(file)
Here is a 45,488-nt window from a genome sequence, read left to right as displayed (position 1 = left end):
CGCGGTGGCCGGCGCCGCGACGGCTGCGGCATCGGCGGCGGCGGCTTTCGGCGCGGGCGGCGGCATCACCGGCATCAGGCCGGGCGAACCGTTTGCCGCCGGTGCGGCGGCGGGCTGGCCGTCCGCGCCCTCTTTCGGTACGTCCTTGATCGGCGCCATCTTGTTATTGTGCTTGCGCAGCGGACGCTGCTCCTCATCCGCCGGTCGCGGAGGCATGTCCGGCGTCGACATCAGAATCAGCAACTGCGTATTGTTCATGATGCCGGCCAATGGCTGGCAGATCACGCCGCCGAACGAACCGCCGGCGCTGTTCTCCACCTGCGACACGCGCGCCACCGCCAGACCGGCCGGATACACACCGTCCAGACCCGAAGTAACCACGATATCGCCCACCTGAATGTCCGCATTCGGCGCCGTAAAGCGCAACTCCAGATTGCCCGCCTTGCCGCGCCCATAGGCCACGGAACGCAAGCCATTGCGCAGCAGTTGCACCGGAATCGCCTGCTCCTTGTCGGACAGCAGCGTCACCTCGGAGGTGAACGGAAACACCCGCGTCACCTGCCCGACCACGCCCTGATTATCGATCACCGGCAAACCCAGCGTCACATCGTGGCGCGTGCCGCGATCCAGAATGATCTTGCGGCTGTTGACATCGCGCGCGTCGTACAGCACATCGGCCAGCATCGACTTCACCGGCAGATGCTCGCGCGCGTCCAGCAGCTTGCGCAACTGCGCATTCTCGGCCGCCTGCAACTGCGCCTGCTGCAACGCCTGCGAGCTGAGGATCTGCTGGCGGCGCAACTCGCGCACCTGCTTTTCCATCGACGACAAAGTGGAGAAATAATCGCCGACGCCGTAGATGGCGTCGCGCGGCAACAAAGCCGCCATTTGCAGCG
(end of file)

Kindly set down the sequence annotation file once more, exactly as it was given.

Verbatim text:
Here is a 45,488-nt window from a genome sequence, read left to right as displayed (position 1 = left end):
CGCGGTGGCCGGCGCCGCGACGGCTGCGGCATCGGCGGCGGCGGCTTTCGGCGCGGGCGGCGGCATCACCGGCATCAGGCCGGGCGAACCGTTTGCCGCCGGTGCGGCGGCGGGCTGGCCGTCCGCGCCCTCTTTCGGTACGTCCTTGATCGGCGCCATCTTGTTATTGTGCTTGCGCAGCGGACGCTGCTCCTCATCCGCCGGTCGCGGAGGCATGTCCGGCGTCGACATCAGAATCAGCAACTGCGTATTGTTCATGATGCCGGCCAATGGCTGGCAGATCACGCCGCCGAACGAACCGCCGGCGCTGTTCTCCACCTGCGACACGCGCGCCACCGCCAGACCGGCCGGATACACACCGTCCAGACCCGAAGTAACCACGATATCGCCCACCTGAATGTCCGCATTCGGCGCCGTAAAGCGCAACTCCAGATTGCCCGCCTTGCCGCGCCCATAGGCCACGGAACGCAAGCCATTGCGCAGCAGTTGCACCGGAATCGCCTGCTCCTTGTCGGACAGCAGCGTCACCTCGGAGGTGAACGGAAACACCCGCGTCACCTGCCCGACCACGCCCTGATTATCGATCACCGGCAAACCCAGCGTCACATCGTGGCGCGTGCCGCGATCCAGAATGATCTTGCGGCTGTTGACATCGCGCGCGTCGTACAGCACATCGGCCAGCATCGACTTCACCGGCAGATGCTCGCGCGCGTCCAGCAGCTTGCGCAACTGCGCATTCTCGGCCGCCTGCAACTGCGCCTGCTGCAACGCCTGCGAGCTGAGGATCTGCTGGCGGCGCAACTCGCGCACCTGCTTTTCCATCGACGACAAAGTGGAGAAATAATCGCCGACGCCGTAGATGGCGTCGCGCGGCAACAAAGCCGCCATTTGCAGCG